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Watchdog backs Syria chemical plan

Source BBC News@

Nick Childs reports on the hopes for a UN resolution

The international chemical weapons watchdog is meeting to agree a plan to dismantle Syria's stockpile.

The Organisation for the Prohibition of Chemical Weapons's 41-nation executive council is expected to approve the timetable in the coming hours.

The plan will then be incorporated into a Russia-US agreed resolution which will go before the UN Security Council almost immediately afterwards.

The OPCW says it wants its inspectors to be in Syria by next Tuesday.

The plan sets out a deadline that will see the destruction of production and mixing/filling equipment by 1 November 2013 and the complete destruction of all chemical weapons material and equipment in the first half of next year.

Syria is instructed to provide "immediate and unfettered" access to the OPCW's inspectors.

The text also authorises inspectors to investigate sites not declared by Damascus.

Syria's chemical weapons

  • Syria believed to possess more than 1,000 tonnes of chemical agents and pre-cursor chemicals, including blister agent, sulphur mustard, and sarin nerve agent; also thought to have produced most potent nerve agent, VX

  • US believes Syria's arsenal can be "delivered by aircraft, ballistic missile, and artillery rockets"

  • Syria acceded to Chemical Weapons Convention on 14 September; it signed Biological and Toxin Weapons Convention in 1972 but never ratified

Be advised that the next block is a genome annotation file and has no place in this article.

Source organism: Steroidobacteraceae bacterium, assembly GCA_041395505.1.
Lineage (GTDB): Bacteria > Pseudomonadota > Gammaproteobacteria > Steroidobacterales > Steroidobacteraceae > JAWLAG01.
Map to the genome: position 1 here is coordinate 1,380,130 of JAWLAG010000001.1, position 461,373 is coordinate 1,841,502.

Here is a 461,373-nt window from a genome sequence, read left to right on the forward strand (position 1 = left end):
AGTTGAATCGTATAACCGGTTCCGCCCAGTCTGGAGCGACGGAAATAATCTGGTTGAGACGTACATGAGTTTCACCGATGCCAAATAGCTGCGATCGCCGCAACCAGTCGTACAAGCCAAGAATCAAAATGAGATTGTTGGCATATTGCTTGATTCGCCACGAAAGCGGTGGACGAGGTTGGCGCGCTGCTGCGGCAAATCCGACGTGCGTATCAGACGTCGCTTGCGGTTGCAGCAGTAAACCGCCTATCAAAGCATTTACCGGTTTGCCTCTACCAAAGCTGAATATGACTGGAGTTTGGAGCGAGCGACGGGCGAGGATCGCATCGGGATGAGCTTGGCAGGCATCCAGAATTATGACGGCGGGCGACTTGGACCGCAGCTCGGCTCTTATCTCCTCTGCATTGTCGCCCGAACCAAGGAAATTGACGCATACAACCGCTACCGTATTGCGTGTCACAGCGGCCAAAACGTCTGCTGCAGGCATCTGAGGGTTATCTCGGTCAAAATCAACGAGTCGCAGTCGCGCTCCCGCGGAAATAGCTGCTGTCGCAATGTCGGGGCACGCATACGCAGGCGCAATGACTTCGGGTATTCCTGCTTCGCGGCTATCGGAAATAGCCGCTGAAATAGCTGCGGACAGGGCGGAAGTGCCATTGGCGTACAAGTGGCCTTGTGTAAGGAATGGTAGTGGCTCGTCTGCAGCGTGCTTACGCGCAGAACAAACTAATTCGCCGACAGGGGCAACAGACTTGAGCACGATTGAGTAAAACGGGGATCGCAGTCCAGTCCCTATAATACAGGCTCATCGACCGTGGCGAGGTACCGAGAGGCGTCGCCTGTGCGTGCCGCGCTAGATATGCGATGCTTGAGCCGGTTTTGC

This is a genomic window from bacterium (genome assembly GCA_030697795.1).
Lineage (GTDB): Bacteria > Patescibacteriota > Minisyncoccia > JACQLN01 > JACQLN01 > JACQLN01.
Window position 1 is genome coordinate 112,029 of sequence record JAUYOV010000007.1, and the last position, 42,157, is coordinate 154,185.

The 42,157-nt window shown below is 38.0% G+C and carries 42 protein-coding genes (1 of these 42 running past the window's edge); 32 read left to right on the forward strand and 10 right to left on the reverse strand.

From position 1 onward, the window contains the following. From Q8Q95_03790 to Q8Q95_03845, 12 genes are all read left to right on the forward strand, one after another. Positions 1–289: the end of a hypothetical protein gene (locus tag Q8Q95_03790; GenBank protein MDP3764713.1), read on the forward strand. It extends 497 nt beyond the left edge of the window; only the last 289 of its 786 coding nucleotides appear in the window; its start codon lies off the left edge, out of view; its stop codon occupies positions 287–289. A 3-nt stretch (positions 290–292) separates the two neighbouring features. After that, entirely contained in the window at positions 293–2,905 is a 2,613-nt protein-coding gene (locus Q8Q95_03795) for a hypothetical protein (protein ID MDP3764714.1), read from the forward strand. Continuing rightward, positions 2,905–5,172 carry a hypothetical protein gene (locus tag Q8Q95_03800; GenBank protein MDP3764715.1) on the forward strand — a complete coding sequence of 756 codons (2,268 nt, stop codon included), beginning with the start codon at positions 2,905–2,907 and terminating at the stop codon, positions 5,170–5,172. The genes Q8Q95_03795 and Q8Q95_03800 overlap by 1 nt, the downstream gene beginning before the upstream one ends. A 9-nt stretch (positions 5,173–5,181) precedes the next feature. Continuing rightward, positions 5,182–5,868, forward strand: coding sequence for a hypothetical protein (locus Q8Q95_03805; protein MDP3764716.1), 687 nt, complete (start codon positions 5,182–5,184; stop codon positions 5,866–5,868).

This is unchartered waters for the OPCW, which is a small organisation that has never undertaken a job of this size or complexity, the BBC's world affairs correspondent Paul Adams says.

It will need a lot of help and is expected to ask for urgent funding and additional personnel, he adds.

If the text is approved, as expected, by the OPCW's executive council, it will form part of a UN resolution which sets out to govern the whole process.

The resolution - which is expected to go before the UN Security Council in New York in a few hours' time - condemns the use of chemical weapons but does not attribute blame.

US President Barack Obama said agreement on the issue by Security Council members would be a "potentially huge victory for the international community".

The OPCW headquarters in The Hague on 27 September 2013The OPCW plan, if approved by its national executive, will be included in the UN resolution

Previous attempts at a resolution have stumbled amid disagreements between Russia and the US on how to deal with the crisis in Syria.

Meanwhile. violence goes on in Syria. Activists said a car bomb killed at least 20 people near a mosque in Rankus, a town north of Damascus, just after Friday prayers.

'Comprehensive report

Earlier, the UN said its team of inspectors currently in Syria are investigating three chemical weapons attacks alleged to have happened after the 21 August attack in Damascus that left hundreds dead and sparked a threat of US military action.

The three attacks are among seven alleged incidents the UN said its team were investigating.


In a statement, the UN said its team, led by Ake Sellstrom, arrived in Syria for its second visit on 25 September and hopes to finish its work by Monday 30 September.

It is working on a "comprehensive report" that it expects to have finished by late October.

The UN listed the alleged attacks, which all took place this year, as Khan al-Assal on 19 March; Sheikh Maqsoud on 13 April; Saraqeb on 29 April; Ghouta on 21 August; Bahhariya on 22 August; Jobar on 24 August and Ashrafieh Sahnaya on 25 August.

Syria pushed for the investigation of the three post-21 August incidents.

Its envoy to the UN, Bashar Jaafari, accused "militants" of using chemical gas against the army in Bahhariya, Jobar and Ashrafieh Sahnaya.

Đăng ký: Tieng Anh Vui

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